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The NBA playoffs: diet edition

Written by Taylor Newman, MS/DI student | Edited by Laurel Sanville, MS, RDN, LD


Eat this…don’t eat that! It can be confusing to navigate all the diets out there. The internet is full of tips on what you should and shouldn’t eat to lose weight, be healthier, and live longer. Choosing the right diet for you is like picking the perfect NBA playoff bracket. Some diets are slam dunks, while others fall flat. Follow along as we explore some of the most popular diets to see which ones make it to the championship.



The Paleo diet

The Paleo diet blames processed and high carbohydrate foods for many health issues. The diet suggests that people should go back to eating what our ancestors were eating when they were cavemen-- animal protein and plants. Paleo dieters eat meat, fish, poultry, fruits and vegetables.

Pros: The diet encourages people to eat less processed food and less refined carbohydrates like white bread, sweet desserts made with white flour, and white rice. 

Cons: Unfortunately, the diet also says that cavemen didn’t eat dairy or whole grains. Cutting these foods out can limit the amount of fiber, vitamins, and minerals in a diet. Focusing so much on meat also leaves less room for plant-based options, like beans, that provide important nutrition.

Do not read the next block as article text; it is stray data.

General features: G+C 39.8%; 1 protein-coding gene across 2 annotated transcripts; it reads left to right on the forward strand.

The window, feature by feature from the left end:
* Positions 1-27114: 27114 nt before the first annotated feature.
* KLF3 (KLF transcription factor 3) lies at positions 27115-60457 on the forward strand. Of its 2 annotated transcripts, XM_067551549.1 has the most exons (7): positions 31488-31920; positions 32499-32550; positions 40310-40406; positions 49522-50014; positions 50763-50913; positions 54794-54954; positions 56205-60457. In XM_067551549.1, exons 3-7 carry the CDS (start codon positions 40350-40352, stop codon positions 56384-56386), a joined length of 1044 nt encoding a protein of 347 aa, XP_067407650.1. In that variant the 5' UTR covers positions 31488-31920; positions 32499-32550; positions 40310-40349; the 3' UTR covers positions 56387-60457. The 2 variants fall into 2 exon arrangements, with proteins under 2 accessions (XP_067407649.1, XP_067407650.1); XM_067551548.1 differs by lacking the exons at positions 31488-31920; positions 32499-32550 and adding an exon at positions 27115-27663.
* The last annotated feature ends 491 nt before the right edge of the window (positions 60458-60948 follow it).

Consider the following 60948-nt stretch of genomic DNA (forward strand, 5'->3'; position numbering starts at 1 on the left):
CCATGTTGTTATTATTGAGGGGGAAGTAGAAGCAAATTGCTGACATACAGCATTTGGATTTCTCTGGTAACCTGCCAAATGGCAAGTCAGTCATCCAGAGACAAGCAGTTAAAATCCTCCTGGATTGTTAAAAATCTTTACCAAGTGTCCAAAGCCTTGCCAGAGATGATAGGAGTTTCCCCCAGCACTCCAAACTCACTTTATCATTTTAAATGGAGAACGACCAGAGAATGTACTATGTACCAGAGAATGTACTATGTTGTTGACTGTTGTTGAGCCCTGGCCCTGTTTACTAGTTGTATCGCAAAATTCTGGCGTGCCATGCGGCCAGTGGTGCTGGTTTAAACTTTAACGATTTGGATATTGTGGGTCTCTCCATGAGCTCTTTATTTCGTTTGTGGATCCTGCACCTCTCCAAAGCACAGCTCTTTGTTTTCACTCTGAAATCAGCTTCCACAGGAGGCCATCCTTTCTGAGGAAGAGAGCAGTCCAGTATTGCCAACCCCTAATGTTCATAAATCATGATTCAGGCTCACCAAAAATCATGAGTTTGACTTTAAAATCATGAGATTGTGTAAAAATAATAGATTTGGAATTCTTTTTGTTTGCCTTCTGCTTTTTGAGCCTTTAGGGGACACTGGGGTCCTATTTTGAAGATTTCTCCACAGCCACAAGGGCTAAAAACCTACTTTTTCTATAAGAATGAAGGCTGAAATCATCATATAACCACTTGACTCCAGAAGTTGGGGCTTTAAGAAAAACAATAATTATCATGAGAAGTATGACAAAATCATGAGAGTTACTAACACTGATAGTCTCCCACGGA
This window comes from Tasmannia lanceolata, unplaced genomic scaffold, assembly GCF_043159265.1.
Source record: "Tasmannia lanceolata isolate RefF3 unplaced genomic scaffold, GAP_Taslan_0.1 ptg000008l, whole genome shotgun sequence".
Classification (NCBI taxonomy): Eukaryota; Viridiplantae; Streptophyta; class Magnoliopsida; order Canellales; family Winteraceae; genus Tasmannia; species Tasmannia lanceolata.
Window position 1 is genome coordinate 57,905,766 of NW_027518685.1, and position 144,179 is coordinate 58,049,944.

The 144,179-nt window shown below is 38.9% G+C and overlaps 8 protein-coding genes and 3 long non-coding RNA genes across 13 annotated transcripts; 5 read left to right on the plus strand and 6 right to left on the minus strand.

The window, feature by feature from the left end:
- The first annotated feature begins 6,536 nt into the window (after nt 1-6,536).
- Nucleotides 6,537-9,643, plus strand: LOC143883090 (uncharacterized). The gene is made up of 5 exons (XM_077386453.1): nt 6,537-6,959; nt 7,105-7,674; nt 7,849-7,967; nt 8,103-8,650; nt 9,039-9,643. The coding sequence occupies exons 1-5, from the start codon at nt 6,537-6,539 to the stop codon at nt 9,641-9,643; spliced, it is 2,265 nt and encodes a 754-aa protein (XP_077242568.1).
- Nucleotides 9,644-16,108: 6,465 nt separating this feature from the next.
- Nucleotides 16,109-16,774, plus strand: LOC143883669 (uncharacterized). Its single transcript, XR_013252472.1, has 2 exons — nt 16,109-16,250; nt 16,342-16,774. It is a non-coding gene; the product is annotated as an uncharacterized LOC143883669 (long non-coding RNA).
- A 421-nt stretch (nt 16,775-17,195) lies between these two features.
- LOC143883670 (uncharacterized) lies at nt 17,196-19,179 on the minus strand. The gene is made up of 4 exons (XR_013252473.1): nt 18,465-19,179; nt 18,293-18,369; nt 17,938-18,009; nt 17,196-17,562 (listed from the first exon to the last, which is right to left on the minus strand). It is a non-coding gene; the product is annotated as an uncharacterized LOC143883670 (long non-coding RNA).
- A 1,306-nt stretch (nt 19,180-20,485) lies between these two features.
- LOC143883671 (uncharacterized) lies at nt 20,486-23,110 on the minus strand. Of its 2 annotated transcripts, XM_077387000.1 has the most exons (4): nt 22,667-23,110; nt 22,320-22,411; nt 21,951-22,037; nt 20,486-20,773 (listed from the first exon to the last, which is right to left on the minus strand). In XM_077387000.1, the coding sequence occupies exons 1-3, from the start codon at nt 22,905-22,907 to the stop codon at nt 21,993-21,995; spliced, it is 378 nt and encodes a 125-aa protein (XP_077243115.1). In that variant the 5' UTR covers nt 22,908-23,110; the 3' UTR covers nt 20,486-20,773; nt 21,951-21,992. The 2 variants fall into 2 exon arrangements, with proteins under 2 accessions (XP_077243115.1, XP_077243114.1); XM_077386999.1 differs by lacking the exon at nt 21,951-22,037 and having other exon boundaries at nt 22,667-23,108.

Score: Will not make it to the championship


The Weight Watchers diet

In Weight Watchers, you are allowed a certain number of points per day to “spend” on food. Healthy items are “cheaper” than junk food items. Some food items are “free” and don’t require any points, including beans, eggs, and fish. The Weight Watchers program also includes a physical activity component.

Pros: Weight Watchers is framed as a lifestyle change, not just a fad diet. Because you can spend your points how you like, this program is also flexible for meeting dietary needs like vegetarians.

Cons: To join Weight Watchers, you have to pay for one of their plans (either online only, online with meetings, or online with one-on-one coaching). This is an added expense on top of the price of food.

Score: Will not make it to the championship


The Whole 30 diet

The Whole 30 diet says that certain foods may be causing you to be extra tired, have pains, or have skin issues without you realizing it. By not eating these foods for a month, you clean out your system and stop any bad symptoms related to the foods. After 30 days, you then slowly start eating the foods you cut out one food group at a time to identify which foods (if any) were causing you problems.

Pros: The diet eliminates alcohol and processed food, which can be high in sugar and salt.

Cons: It also cuts out nutritious foods like beans, dairy, and grains. 

Score: Will not make it to the championship


The Ketogenic diet

The Ketogenic diet is a low carbohydrate, high fat diet. By reducing your carbohydrates to a very low level, you will go into a state called “ketosis” where fat becomes the main fuel source for your body. The diet claims to help people lose weight.